Since I am not watching the NFL anymore, my interest was caught by an “off-Broadway-type” program on an obscure channel that featured engineering marvels and bloopers.

Hey! You never know what interesting facts are going to be sent into your living rooms without all the talking heads opining their opinions and talking all over each other either about good stuff or bad stuff The President did today (depending on the opinion of the talking head or his/her/its boss in the control room).

Something I did not know was being featured; and I just thought I would write a couple hundred words, put it out there, and see where it hits the bottom.

Back in the day, the two rail lines that covered the North-South route between Spain and France went up the east side and the west side of the two countries; and took “forever” to make the boring trip. And so, the engineers decided upon a route “right up the gut” (“the middle”) of the Spain-France mainlands; and cut through the Pyrenees Mountains, thus saving both miles and minutes over the east and the west lines that went around the mountain peaks. The line goes through a tunnel at the border; the French end of which was started in 1912 and completed in 1915.

A magnificent international railway station was opened in 1928, with a footprint of 790 feet sporting 365 ornate windows and 156 doors. This huge structure, “The CanFranc” was formerly opened by King Alfonso 13 of Spain and French Republic President, Gaston Doumergue.

This now deteriorating railway station was informally known as “The Titanic of the Mountains”. Its huge size was necessitated because it had to be duplicated in every detail into a French side and a Spanish side.

Somebody ask me, “Why?” Why did every passenger, every item of freight, every article of baggage and all the supporting stuff have to be transferred from one train to another? Why did all passengers have to go from one side of the station to another, crossing through customs in the middle and buy new tickets to board the second train either north to France or South to Spain. Why?

Well, since you asked; lemme tellya!

It was because the French railway was constructed with standard gauge separation of 4 feet, 8.5 inches; and the Spanish railway was built using a separation of rails at 5 feet, 5.656 inches.

This transformed an otherwise simple customs-control exercise into a lengthy logistics nightmare.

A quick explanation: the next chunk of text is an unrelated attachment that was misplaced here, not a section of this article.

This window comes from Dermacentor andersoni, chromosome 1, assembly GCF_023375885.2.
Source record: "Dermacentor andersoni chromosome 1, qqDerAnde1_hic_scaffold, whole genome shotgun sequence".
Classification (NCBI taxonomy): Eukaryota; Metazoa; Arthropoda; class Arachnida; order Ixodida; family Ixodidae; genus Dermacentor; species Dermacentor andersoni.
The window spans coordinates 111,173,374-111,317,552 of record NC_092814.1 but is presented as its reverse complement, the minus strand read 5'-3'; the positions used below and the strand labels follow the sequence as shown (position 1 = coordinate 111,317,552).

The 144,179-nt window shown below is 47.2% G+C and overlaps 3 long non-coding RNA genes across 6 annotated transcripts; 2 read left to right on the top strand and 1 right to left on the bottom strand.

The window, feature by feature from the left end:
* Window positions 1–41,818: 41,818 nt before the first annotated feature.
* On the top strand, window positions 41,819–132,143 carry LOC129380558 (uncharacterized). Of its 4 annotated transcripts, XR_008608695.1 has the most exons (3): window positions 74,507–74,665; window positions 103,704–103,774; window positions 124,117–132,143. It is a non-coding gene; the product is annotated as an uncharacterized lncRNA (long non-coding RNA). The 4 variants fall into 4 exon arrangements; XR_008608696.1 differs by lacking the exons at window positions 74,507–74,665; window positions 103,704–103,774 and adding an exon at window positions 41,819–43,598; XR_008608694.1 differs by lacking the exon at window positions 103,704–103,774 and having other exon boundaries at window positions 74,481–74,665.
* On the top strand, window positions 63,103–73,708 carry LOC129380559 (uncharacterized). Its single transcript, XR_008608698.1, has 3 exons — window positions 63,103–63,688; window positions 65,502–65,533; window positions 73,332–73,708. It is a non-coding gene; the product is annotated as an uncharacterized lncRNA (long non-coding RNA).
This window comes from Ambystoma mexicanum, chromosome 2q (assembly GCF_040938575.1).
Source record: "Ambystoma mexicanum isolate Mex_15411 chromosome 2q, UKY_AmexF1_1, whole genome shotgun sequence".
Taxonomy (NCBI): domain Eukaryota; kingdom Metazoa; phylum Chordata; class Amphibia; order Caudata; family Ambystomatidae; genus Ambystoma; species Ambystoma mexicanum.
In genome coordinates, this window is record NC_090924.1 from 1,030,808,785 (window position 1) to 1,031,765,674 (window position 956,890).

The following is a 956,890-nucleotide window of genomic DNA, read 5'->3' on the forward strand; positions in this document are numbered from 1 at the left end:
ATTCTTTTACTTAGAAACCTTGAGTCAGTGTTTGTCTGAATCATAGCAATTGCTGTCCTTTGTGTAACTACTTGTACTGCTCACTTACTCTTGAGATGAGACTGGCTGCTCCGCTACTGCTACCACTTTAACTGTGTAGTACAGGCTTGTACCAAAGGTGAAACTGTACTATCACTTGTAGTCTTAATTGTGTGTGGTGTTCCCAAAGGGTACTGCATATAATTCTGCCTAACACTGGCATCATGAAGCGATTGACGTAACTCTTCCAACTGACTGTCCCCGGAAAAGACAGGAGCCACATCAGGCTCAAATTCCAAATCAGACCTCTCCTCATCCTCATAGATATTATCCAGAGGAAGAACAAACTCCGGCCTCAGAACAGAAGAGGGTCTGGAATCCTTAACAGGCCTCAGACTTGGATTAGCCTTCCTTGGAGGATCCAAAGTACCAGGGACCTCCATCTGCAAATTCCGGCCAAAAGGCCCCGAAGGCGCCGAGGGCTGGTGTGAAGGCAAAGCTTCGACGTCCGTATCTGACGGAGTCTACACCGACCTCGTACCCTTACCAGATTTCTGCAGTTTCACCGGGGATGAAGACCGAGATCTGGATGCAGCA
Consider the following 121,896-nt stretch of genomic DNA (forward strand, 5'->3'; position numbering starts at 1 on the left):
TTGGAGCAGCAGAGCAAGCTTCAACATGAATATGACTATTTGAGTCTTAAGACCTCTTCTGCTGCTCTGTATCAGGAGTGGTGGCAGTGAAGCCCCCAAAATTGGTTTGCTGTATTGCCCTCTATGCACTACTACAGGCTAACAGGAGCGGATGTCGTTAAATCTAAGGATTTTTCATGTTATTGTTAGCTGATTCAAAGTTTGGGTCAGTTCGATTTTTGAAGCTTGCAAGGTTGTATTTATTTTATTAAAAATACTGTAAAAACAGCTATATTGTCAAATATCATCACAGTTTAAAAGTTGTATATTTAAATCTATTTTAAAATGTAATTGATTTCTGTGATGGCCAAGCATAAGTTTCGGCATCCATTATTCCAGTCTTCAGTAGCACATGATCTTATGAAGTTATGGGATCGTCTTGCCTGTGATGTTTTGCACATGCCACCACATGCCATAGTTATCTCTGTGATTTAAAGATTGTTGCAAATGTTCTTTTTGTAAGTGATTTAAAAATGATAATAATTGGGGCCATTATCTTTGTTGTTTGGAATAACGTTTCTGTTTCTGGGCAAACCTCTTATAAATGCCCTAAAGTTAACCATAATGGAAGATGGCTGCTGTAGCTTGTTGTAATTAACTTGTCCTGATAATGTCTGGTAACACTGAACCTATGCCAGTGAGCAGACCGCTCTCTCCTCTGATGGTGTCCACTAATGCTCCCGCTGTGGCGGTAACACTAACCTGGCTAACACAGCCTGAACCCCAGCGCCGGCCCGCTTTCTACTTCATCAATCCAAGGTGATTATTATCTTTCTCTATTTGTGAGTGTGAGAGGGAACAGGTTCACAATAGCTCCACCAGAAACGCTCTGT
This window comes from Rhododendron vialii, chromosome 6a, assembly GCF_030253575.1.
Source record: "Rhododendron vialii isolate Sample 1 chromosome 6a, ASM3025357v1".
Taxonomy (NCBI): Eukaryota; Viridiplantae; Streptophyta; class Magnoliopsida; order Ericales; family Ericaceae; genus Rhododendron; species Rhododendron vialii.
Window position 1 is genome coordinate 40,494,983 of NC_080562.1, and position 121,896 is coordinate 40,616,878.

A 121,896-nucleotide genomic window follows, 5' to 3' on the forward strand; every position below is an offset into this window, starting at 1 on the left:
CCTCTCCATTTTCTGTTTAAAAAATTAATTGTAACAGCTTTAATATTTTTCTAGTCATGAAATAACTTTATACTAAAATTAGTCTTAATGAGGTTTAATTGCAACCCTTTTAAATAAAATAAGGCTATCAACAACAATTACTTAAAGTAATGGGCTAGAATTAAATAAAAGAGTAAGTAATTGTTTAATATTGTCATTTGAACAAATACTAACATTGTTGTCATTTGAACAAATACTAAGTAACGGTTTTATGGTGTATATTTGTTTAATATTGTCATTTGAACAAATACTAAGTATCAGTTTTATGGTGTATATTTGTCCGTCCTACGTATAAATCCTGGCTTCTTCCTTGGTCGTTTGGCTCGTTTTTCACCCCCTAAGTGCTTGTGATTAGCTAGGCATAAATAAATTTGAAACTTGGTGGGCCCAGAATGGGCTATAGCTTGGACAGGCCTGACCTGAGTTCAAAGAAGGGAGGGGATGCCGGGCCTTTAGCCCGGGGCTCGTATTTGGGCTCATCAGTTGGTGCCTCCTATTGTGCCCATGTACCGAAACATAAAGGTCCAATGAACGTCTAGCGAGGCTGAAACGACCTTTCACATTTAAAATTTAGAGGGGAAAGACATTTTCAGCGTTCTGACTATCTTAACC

And that is not all! The site included a large locomotive depot (duplicated, of course), two sheds for the handling of freight between French and Spanish trains, various other outbuildings and a resultant extensive layout of tracks with spare parts (in both sizes of course). Since part of the station was considered French territory; a school was established in the village for the children of French staff.

And then, there were a couple of little incidents known as “World War I” and “The Spanish Civil War” in which France had the tunnels sealed on the Spanish side to prevent arms smuggling.

During World War II, the railway authorities came to an operational agreement with the Nazi German Wehrmacht authorities, and allowed German-operated freight trains carrying tungsten to run north for the war effort and then run south with French grain and Swiss gold for … well, who knows why.

On the positive side of this fiasco, it must be noted that since passenger services also continued, the railway provided an occasional escape route into Spain for some Jews and Allied soldiers.

So, there it sits, a once beautiful structure in a beautiful setting; but now abandoned — partially because nobody could give in to use the other guys’ ideas of track gauge.

Glad I am going to Heaven! How about you? We’ll get along up there because God will be in charge and it will all be according to His Standard – His “Gauge”.

Tom Mooty has served Newport’s West End Baptist Church as Supply Pastor, Interim Pastor, Pastor, Senior Pastor, and now Medicare Minister; and writes this column twice-weekly. You can contact Mooty at or through the Newport Plain Talk Editor with comments. Unsigned letters, non-descript e-mails, and anonymous phone calls are routinely deleted.

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